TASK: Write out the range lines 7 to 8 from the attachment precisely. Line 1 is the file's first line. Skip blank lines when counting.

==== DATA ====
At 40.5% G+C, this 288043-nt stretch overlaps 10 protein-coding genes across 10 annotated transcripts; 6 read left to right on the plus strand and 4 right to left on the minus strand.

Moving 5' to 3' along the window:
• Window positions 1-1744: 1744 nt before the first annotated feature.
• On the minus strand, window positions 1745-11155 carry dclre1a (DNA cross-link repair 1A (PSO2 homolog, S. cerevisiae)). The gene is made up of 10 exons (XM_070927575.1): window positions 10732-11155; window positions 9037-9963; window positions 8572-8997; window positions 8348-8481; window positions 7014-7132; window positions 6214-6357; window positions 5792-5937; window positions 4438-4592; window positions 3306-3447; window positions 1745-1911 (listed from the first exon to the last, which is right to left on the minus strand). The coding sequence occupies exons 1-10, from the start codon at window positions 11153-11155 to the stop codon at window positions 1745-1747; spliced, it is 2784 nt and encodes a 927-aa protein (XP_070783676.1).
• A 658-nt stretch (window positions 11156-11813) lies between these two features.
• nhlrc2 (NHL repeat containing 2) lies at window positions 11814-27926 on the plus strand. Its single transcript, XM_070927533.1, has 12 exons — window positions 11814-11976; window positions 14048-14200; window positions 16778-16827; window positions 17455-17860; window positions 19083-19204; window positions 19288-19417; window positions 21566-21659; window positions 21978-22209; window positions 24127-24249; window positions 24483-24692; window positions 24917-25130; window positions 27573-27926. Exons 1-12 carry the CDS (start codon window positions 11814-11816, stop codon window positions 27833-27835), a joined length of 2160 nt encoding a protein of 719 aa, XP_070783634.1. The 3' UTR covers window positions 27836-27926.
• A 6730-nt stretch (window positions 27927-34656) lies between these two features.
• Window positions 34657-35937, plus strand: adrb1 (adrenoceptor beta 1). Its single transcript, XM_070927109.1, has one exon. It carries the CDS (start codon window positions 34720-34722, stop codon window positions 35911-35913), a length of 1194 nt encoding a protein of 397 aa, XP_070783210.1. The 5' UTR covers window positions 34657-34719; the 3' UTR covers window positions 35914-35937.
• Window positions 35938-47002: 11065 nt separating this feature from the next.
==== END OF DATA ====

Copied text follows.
• A 6730-nt stretch (window positions 27927-34656) lies between these two features.
• Window positions 34657-35937, plus strand: adrb1 (adrenoceptor beta 1). Its single transcript, XM_070927109.1, has one exon. It carries the CDS (start codon window positions 34720-34722, stop codon window positions 35911-35913), a length of 1194 nt encoding a protein of 397 aa, XP_070783210.1. The 5' UTR covers window positions 34657-34719; the 3' UTR covers window positions 35914-35937.